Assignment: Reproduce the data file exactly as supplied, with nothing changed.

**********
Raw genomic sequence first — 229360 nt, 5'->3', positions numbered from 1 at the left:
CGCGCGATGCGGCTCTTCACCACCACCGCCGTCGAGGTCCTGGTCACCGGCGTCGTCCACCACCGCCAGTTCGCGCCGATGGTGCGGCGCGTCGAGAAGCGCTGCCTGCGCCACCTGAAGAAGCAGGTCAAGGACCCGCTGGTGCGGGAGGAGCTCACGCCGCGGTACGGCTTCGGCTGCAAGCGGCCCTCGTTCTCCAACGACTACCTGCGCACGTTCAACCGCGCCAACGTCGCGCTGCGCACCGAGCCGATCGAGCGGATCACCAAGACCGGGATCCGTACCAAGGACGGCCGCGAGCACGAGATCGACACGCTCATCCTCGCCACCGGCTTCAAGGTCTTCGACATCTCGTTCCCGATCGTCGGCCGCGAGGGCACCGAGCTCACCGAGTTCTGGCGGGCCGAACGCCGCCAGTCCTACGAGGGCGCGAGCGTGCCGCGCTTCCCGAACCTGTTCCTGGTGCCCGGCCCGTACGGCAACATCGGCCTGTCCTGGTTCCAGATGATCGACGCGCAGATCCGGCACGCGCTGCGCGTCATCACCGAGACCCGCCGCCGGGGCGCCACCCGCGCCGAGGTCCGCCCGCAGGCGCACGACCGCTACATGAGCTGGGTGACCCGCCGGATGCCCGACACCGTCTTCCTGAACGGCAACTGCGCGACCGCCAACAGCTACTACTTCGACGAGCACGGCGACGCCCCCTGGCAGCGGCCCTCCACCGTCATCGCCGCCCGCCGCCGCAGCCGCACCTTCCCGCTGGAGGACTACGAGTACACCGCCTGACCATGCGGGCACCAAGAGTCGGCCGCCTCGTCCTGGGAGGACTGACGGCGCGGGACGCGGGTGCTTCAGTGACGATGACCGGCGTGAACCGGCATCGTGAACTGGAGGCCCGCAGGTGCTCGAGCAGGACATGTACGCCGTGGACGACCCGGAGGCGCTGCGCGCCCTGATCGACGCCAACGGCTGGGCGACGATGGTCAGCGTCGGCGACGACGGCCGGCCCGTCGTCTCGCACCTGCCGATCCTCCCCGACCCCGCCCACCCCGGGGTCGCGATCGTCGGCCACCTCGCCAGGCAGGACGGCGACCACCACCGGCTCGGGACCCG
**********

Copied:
Raw genomic sequence first — 229360 nt, 5'->3', positions numbered from 1 at the left:
CGCGCGATGCGGCTCTTCACCACCACCGCCGTCGAGGTCCTGGTCACCGGCGTCGTCCACCACCGCCAGTTCGCGCCGATGGTGCGGCGCGTCGAGAAGCGCTGCCTGCGCCACCTGAAGAAGCAGGTCAAGGACCCGCTGGTGCGGGAGGAGCTCACGCCGCGGTACGGCTTCGGCTGCAAGCGGCCCTCGTTCTCCAACGACTACCTGCGCACGTTCAACCGCGCCAACGTCGCGCTGCGCACCGAGCCGATCGAGCGGATCACCAAGACCGGGATCCGTACCAAGGACGGCCGCGAGCACGAGATCGACACGCTCATCCTCGCCACCGGCTTCAAGGTCTTCGACATCTCGTTCCCGATCGTCGGCCGCGAGGGCACCGAGCTCACCGAGTTCTGGCGGGCCGAACGCCGCCAGTCCTACGAGGGCGCGAGCGTGCCGCGCTTCCCGAACCTGTTCCTGGTGCCCGGCCCGTACGGCAACATCGGCCTGTCCTGGTTCCAGATGATCGACGCGCAGATCCGGCACGCGCTGCGCGTCATCACCGAGACCCGCCGCCGGGGCGCCACCCGCGCCGAGGTCCGCCCGCAGGCGCACGACCGCTACATGAGCTGGGTGACCCGCCGGATGCCCGACACCGTCTTCCTGAACGGCAACTGCGCGACCGCCAACAGCTACTACTTCGACGAGCACGGCGACGCCCCCTGGCAGCGGCCCTCCACCGTCATCGCCGCCCGCCGCCGCAGCCGCACCTTCCCGCTGGAGGACTACGAGTACACCGCCTGACCATGCGGGCACCAAGAGTCGGCCGCCTCGTCCTGGGAGGACTGACGGCGCGGGACGCGGGTGCTTCAGTGACGATGACCGGCGTGAACCGGCATCGTGAACTGGAGGCCCGCAGGTGCTCGAGCAGGACATGTACGCCGTGGACGACCCGGAGGCGCTGCGCGCCCTGATCGACGCCAACGGCTGGGCGACGATGGTCAGCGTCGGCGACGACGGCCGGCCCGTCGTCTCGCACCTGCCGATCCTCCCCGACCCCGCCCACCCCGGGGTCGCGATCGTCGGCCACCTCGCCAGGCAGGACGGCGACCACCACCGGCTCGGGACCCG